Yip and Hsiao note a striking example of this incentive to overdose. In China, 75 percent of patients suffering from a common cold are prescribed antibiotics, as are 79 percent of hospital patients—more than twice the international average of 30 percent. The piling on of prescriptions helps hospitals take advantage of high profit margins: a 2005 Washington Post story pointed out that pharmacies can provide up to 90 percent of hospital revenue. The result of these incentives has been a skewed system where primary care is all but non-existent, but which spends exorbitantly on designer drugs. Today the share of health care spending devoted to pharmaceuticals in China is more than three times that of most of the developed world.
Skewing incentives even further is the fact that, in order to make basic health care affordable to citizens, the Chinese government set the price of basic care lower than its service cost. That means that providers actually lose money when they do anything besides irradiating or medicating a patient. So not only is there an incentive to rely on high-tech services and prescription drugs, there’s actually a strong disincentive to do anything else.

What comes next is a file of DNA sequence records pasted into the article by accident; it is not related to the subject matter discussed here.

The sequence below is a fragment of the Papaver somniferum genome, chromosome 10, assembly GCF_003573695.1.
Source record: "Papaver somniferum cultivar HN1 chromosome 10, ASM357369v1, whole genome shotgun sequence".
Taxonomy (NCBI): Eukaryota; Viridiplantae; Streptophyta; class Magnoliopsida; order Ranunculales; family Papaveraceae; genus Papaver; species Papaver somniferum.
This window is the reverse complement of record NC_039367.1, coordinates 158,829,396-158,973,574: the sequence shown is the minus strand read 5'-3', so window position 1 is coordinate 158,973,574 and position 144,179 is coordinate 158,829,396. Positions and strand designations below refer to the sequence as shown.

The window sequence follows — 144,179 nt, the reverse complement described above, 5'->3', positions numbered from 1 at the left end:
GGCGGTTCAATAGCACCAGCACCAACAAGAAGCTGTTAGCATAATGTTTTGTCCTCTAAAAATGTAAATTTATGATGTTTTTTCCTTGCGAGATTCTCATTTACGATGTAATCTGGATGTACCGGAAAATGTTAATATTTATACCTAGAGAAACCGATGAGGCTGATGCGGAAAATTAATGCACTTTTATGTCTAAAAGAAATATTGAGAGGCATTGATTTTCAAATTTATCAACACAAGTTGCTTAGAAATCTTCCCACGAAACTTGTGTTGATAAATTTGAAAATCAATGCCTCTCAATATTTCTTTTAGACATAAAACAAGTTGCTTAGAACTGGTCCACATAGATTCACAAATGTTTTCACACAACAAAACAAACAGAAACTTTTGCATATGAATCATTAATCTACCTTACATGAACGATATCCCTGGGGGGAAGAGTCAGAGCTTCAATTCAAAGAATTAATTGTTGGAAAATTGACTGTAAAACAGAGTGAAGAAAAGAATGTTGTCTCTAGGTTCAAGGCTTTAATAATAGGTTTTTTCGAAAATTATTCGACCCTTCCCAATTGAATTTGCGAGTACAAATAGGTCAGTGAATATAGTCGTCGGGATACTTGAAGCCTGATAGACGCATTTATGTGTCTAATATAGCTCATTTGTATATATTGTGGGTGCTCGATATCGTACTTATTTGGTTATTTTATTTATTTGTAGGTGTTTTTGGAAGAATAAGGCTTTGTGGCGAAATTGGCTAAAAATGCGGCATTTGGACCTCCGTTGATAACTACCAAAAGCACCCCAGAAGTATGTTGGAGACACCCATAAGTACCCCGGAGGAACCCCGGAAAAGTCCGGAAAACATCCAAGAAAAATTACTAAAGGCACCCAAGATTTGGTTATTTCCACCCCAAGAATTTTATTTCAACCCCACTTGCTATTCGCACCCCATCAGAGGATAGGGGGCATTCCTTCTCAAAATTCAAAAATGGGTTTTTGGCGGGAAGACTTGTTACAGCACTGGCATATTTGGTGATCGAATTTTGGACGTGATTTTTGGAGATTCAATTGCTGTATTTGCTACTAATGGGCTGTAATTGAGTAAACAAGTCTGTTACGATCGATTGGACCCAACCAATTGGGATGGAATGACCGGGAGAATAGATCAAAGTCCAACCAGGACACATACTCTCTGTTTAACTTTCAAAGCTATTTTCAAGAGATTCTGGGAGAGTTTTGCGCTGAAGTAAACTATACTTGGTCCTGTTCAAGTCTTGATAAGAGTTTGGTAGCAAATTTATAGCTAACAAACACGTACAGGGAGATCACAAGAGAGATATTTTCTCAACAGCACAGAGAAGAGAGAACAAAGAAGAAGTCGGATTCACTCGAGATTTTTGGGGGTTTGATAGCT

With fewer Chinese insured and providers itching to undertake expensive care, it’s little wonder that out-of-pocket spending is so high in China: it accounts for a whopping 60 percent of the nation’s total health care bill. It also should come as no surprise that waste has helped China’s health care spending grow at an annual rate of 16 percent over the past twenty years, a good 7 percent faster than the growth of China’s GDP over the same period. Yes, that means that China’s world-wowing economic boom is actually happening at a slower rate than the growth of its health care system.
With so many deep-set problems, does China’s health care system stand a chance of improving? The Chinese government would like to think so, as in recent years it’s undertaken some important—albeit insufficient—steps to reform the system for the better.